The use of gloves and other appropriate PPE (personal protective equipment) should be demonstrated, and workers should be shown where these items are stored and how to access them easily. They should also be instructed on tagging and disposal of instruments or sharp items that require special disposal measures, and on the management of blood spills.
Basic intervention is the first level of first aid. Staff members should be taught how to splint arms, elbows, clavicles (collarbones), fingers, hands, forearms, ribs, hips, femurs, lower legs, toes, feet, knees and ankles. In addition, they must be shown how to bandage the head, shoulder, chest, arm, leg, wrist, ankle, toes, foot, hand, elbow and knee.
Information on when and how to put someone into the recovery position must be provided, along with how to move and rescue victims in one and two person lifts, blanket pulls and ankle and shoulder pulls. Since so many kinds of accidents and incidents can occur during routine skilled trade work, this kind of basic intervention is often critical.
First Aid for Shock
If an individual goes into shock while waiting for an ambulance or emergency medical team to arrive, employees trained in first aid will need to take action. They will also need to know what to do for someone who has fainted, or gone into shock due to an allergic reaction or injury. These instructions include what position to put the victim in, when to give sweet drinks and when to administer an EpiPen or CPR.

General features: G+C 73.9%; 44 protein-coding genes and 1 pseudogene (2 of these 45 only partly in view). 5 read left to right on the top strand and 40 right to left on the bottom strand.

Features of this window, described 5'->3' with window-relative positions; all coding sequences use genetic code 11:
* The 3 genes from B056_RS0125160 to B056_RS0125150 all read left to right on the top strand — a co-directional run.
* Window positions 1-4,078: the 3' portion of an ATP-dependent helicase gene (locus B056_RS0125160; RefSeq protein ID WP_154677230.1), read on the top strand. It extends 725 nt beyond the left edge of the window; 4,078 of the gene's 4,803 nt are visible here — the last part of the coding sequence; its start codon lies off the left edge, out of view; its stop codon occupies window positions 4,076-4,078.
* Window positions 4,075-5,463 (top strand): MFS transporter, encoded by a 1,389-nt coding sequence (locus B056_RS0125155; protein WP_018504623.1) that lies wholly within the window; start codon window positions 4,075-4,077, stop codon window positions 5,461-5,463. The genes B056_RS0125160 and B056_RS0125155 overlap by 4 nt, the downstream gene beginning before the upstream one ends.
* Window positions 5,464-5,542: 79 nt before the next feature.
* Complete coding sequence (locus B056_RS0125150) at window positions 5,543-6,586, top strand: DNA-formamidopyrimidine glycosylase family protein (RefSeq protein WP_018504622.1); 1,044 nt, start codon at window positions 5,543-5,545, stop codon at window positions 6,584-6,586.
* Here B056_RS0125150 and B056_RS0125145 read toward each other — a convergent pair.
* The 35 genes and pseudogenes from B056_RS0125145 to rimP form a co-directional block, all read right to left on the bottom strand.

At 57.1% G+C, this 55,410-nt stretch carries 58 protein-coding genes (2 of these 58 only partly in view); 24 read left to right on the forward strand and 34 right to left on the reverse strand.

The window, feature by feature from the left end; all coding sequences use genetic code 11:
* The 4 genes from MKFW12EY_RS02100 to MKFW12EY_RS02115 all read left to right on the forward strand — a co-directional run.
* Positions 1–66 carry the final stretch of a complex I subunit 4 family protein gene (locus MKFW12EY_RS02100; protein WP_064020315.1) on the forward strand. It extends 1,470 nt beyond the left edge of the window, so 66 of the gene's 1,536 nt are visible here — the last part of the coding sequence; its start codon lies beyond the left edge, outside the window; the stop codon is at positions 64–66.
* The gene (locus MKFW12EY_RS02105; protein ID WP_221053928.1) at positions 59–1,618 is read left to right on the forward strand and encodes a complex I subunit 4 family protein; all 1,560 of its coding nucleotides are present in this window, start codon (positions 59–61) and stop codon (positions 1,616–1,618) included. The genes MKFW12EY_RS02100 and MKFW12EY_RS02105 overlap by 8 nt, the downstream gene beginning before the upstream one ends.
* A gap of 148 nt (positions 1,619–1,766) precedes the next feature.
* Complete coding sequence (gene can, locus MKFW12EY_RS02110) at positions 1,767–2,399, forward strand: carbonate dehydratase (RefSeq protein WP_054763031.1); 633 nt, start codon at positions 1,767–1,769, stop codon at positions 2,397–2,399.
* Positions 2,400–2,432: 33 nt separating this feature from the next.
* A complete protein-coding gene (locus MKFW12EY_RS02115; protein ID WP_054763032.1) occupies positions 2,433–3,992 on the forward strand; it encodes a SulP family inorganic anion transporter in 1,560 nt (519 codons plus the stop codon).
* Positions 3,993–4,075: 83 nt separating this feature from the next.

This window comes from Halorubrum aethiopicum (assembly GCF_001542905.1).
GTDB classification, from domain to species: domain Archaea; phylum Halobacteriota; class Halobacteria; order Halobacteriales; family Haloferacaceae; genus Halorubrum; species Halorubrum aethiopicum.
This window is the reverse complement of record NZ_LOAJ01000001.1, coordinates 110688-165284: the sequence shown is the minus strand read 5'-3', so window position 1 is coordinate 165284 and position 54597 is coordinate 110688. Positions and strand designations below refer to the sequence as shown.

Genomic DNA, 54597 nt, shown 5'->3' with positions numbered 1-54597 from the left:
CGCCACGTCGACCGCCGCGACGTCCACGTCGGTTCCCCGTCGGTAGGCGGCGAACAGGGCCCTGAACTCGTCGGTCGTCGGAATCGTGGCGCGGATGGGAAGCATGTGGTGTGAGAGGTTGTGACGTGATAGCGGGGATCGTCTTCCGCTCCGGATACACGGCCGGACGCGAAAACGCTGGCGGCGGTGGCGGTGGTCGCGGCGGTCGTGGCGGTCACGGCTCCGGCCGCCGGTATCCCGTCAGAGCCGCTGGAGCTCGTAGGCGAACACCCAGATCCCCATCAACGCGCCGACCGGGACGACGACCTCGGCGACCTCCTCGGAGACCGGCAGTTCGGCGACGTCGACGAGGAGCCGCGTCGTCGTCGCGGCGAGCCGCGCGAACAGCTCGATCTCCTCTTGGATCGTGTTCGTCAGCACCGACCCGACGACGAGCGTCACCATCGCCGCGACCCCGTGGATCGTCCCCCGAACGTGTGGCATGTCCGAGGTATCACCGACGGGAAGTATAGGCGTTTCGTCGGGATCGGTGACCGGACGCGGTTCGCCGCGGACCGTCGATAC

First Aid Principles in Medical Emergencies
In this context, a medical emergency is an injury or illness posing acute and immediate threat to an individual’s life or their long-term health. First aid training for such situations should cover the appropriate care of strokes, heart attacks, diabetic emergencies including hyperglycemia, hypoglycemia, insulin shock and diabetic coma, and asthma attacks.
Tonic-clonic (grand mal), absence (petit mal) and other seizures should also be explained, including when to call emergency services and the importance of keeping the mouth clear and free of any gags, of staying with someone until the seizure is over, and of not holding the individual down or trying to perform CPR. Finally, trainees need to learn how to see to abdominal pain, bleeding and other abnormalities presenting in a pregnant woman.
The First Line of Defense
Ultimately, what you want from your first aid trainees is an ability to react quickly, evaluate a situation, and take appropriate action. This could be to perform certain procedures before or after calling 911 or could be as simple as splinting a finger.
Think of the first aid responders in your workforce as your first line of defense in helping all employees get the best medical care and long-term prognosis possible, in every situation. And, simplify your life by keeping records of all first aid administered during a health and safety-related incident. The basic principles are simple and not every situation is life-threatening but knowing what to do - and what not to do - can make all the difference when it matters most.